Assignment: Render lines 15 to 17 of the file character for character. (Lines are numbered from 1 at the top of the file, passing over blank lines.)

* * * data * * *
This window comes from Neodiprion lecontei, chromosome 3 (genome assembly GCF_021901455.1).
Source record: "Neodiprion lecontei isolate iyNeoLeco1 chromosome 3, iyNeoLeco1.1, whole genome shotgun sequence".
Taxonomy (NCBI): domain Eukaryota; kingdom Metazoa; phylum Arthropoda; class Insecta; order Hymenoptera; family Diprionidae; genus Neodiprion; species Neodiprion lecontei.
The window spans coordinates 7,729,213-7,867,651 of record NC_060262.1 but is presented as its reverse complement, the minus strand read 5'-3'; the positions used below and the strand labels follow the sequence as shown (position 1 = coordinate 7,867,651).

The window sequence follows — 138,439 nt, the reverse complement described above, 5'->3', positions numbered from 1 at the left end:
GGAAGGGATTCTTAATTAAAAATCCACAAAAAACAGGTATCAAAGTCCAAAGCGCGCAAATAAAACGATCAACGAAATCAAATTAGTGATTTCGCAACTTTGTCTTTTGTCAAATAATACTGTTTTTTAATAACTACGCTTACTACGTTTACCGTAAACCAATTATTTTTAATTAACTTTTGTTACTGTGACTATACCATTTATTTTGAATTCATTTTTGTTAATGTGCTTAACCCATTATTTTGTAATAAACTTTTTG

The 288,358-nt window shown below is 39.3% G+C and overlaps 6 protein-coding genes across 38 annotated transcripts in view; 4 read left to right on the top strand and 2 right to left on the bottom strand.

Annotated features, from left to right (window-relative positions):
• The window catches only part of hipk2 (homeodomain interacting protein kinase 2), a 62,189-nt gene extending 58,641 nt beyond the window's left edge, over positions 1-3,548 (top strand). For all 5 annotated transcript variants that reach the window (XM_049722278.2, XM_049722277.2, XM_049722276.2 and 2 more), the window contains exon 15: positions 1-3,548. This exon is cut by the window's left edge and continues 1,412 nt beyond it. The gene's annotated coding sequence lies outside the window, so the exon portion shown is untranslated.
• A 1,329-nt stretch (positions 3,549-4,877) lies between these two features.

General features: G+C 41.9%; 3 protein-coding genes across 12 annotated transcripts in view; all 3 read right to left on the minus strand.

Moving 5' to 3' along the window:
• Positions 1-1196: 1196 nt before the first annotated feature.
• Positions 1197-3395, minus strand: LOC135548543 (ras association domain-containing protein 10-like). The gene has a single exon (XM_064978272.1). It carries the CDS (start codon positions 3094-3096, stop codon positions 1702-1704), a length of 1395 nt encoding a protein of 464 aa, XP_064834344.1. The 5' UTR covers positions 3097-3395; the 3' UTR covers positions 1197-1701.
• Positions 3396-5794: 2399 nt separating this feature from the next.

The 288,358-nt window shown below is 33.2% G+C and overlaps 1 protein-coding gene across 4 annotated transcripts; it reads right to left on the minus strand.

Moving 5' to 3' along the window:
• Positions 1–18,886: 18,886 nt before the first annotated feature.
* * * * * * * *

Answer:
• Positions 3396-5794: 2399 nt separating this feature from the next.

The 288,358-nt window shown below is 33.2% G+C and overlaps 1 protein-coding gene across 4 annotated transcripts; it reads right to left on the minus strand.

Moving 5' to 3' along the window: